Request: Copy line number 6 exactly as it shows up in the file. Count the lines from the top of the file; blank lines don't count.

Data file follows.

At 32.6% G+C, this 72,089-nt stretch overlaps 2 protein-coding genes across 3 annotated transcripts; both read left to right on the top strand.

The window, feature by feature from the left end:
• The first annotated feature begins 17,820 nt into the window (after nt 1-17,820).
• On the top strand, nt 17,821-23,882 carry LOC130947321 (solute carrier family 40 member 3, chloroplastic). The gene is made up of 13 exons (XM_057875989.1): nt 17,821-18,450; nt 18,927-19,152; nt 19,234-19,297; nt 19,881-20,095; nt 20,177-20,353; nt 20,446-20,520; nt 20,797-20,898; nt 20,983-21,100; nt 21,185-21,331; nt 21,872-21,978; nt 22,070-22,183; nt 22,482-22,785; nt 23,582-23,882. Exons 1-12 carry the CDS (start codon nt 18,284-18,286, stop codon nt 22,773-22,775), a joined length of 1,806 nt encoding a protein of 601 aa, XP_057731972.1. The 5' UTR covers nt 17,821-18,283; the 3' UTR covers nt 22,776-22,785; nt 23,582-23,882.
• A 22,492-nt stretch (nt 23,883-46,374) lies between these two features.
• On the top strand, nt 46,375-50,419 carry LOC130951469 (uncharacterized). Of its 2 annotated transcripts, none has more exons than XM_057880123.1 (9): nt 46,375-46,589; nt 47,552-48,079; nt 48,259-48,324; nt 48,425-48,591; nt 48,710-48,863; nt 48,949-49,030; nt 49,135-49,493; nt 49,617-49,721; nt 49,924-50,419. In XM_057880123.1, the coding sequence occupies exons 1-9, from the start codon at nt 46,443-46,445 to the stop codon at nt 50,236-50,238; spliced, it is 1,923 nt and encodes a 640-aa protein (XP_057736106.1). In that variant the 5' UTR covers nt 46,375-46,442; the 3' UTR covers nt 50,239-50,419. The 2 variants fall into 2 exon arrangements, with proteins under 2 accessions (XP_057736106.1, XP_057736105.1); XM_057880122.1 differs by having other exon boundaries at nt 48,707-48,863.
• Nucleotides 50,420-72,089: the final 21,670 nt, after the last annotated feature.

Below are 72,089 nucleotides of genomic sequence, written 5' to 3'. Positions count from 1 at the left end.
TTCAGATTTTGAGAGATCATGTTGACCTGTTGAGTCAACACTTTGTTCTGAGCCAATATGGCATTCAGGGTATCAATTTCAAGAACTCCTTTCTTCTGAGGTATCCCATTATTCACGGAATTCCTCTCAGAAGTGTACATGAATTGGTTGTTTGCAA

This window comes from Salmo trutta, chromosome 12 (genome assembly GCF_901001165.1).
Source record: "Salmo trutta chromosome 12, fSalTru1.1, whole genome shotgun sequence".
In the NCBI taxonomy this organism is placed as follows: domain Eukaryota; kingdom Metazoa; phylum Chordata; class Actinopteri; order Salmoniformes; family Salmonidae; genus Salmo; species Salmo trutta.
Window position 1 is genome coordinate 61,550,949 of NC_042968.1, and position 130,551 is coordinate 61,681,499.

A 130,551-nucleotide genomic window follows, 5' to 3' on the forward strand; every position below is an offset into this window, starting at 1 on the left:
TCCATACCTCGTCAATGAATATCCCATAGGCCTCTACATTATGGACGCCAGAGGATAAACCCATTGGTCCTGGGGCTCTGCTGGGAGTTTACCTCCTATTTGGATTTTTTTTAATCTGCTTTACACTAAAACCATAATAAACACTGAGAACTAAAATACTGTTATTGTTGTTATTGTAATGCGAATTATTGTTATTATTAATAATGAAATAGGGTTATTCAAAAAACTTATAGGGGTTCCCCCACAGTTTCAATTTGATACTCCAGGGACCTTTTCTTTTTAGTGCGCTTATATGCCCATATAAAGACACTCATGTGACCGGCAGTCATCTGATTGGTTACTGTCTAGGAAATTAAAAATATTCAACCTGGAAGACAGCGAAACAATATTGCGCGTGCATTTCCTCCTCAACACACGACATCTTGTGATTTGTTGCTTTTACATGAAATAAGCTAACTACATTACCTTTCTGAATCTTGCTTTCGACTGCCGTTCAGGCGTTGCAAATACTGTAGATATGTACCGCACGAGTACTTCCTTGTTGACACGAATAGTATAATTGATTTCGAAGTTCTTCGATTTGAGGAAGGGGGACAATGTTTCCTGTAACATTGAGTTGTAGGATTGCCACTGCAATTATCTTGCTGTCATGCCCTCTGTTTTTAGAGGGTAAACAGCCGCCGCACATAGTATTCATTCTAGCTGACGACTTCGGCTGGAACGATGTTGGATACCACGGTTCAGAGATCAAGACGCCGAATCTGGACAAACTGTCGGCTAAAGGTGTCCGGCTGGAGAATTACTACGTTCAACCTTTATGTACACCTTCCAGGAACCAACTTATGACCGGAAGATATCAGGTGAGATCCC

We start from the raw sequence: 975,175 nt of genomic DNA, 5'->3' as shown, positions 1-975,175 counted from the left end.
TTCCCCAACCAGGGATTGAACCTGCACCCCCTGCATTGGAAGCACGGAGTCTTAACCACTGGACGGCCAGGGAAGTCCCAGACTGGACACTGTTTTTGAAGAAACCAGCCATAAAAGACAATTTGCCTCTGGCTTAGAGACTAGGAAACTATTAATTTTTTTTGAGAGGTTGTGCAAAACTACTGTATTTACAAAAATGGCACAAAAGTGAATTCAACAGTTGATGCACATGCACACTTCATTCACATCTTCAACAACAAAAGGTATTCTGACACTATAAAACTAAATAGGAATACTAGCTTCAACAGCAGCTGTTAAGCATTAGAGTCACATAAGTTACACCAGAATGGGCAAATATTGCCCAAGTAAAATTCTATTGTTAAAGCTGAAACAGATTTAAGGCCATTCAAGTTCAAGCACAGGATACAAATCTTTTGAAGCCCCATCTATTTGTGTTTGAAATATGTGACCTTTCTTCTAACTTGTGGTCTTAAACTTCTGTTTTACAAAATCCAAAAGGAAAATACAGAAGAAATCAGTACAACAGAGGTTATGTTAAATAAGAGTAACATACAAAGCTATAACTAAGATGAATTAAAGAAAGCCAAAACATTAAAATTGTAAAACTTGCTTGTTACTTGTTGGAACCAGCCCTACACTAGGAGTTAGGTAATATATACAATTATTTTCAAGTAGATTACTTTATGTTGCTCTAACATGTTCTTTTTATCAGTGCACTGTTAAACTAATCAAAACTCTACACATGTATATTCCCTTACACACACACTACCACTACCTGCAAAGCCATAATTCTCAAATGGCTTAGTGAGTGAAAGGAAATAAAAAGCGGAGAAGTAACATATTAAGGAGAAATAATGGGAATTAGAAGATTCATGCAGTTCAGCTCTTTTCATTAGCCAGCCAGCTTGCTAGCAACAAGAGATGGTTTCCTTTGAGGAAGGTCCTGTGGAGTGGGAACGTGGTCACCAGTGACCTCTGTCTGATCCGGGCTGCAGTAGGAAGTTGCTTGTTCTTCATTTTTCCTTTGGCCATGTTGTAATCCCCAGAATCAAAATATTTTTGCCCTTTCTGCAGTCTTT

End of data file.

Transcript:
• On the top strand, nt 46,375-50,419 carry LOC130951469 (uncharacterized). Of its 2 annotated transcripts, none has more exons than XM_057880123.1 (9): nt 46,375-46,589; nt 47,552-48,079; nt 48,259-48,324; nt 48,425-48,591; nt 48,710-48,863; nt 48,949-49,030; nt 49,135-49,493; nt 49,617-49,721; nt 49,924-50,419. In XM_057880123.1, the coding sequence occupies exons 1-9, from the start codon at nt 46,443-46,445 to the stop codon at nt 50,236-50,238; spliced, it is 1,923 nt and encodes a 640-aa protein (XP_057736106.1). In that variant the 5' UTR covers nt 46,375-46,442; the 3' UTR covers nt 50,239-50,419. The 2 variants fall into 2 exon arrangements, with proteins under 2 accessions (XP_057736106.1, XP_057736105.1); XM_057880122.1 differs by having other exon boundaries at nt 48,707-48,863.